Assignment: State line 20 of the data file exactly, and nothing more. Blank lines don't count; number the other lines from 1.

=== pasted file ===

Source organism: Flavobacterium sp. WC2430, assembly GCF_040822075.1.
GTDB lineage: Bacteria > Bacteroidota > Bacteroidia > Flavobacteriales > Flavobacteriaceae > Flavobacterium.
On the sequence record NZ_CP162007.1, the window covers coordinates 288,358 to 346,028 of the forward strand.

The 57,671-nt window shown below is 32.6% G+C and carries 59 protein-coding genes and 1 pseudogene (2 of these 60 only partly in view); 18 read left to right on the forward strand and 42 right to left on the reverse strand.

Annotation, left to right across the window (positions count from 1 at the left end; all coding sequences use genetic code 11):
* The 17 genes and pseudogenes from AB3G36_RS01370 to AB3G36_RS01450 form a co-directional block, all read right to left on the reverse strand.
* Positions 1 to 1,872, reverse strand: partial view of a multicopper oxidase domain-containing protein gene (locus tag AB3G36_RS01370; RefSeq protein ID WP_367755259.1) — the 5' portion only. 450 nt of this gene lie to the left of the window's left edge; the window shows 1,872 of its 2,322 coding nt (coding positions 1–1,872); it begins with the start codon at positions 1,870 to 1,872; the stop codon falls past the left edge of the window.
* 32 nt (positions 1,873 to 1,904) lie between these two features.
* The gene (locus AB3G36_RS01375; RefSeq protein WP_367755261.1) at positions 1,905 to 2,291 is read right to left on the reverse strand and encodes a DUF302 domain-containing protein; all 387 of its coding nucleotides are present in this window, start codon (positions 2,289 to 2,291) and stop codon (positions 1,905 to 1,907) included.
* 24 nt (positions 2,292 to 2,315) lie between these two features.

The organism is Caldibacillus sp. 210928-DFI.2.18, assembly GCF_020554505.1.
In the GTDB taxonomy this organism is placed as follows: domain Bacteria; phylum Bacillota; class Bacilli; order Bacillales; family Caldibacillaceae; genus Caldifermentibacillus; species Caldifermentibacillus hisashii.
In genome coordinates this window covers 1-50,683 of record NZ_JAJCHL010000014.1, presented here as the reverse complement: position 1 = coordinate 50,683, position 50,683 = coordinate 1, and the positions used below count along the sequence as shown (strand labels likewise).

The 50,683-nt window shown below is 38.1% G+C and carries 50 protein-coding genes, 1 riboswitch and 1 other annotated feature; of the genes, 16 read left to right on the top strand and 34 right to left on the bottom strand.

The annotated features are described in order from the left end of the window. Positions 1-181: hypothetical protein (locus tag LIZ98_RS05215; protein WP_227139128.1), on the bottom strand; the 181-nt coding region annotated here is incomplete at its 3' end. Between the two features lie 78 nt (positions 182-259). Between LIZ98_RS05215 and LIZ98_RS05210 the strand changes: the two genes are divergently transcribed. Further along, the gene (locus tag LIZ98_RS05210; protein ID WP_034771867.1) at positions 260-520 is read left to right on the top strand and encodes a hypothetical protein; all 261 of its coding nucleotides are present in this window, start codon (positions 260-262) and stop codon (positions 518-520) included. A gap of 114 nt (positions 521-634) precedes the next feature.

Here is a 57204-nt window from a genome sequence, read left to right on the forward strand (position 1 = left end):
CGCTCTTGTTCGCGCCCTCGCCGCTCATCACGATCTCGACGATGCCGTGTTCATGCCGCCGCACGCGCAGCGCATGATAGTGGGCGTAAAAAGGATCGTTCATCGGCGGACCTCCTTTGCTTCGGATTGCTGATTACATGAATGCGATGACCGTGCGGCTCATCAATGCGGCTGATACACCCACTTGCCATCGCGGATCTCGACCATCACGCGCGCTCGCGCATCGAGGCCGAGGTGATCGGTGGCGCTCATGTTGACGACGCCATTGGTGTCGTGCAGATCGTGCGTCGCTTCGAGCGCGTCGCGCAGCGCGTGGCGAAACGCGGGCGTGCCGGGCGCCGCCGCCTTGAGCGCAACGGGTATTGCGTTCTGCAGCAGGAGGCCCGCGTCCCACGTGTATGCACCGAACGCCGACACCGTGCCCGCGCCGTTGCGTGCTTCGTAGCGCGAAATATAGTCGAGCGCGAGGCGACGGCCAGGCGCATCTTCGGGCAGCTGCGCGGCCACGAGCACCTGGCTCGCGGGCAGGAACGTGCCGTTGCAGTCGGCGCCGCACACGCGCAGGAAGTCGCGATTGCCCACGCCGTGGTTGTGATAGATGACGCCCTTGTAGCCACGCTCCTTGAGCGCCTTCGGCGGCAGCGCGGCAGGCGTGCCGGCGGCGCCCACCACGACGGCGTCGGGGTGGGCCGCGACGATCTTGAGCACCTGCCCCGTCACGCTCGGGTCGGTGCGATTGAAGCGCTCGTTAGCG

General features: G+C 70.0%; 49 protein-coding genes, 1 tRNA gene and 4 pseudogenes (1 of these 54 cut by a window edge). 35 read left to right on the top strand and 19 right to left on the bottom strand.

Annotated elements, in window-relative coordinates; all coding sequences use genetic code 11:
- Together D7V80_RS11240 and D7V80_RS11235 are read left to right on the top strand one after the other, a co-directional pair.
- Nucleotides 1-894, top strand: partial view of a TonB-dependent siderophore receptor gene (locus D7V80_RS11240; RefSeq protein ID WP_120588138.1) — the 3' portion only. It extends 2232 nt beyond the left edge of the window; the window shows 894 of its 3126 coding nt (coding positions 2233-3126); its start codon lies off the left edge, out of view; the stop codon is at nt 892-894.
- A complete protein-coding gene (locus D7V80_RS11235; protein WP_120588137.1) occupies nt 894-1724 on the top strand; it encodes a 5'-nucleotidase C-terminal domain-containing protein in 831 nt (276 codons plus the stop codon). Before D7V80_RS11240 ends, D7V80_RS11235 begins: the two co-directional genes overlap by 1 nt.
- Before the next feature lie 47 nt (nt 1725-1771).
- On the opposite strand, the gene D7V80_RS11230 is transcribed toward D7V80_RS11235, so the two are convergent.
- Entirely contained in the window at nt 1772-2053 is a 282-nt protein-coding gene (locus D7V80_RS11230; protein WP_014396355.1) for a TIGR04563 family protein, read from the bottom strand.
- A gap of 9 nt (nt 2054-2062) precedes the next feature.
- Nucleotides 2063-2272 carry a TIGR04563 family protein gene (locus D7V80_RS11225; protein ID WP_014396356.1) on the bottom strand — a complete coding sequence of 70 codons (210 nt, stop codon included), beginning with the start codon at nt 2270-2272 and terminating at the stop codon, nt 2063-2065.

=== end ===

- Together D7V80_RS11240 and D7V80_RS11235 are read left to right on the top strand one after the other, a co-directional pair.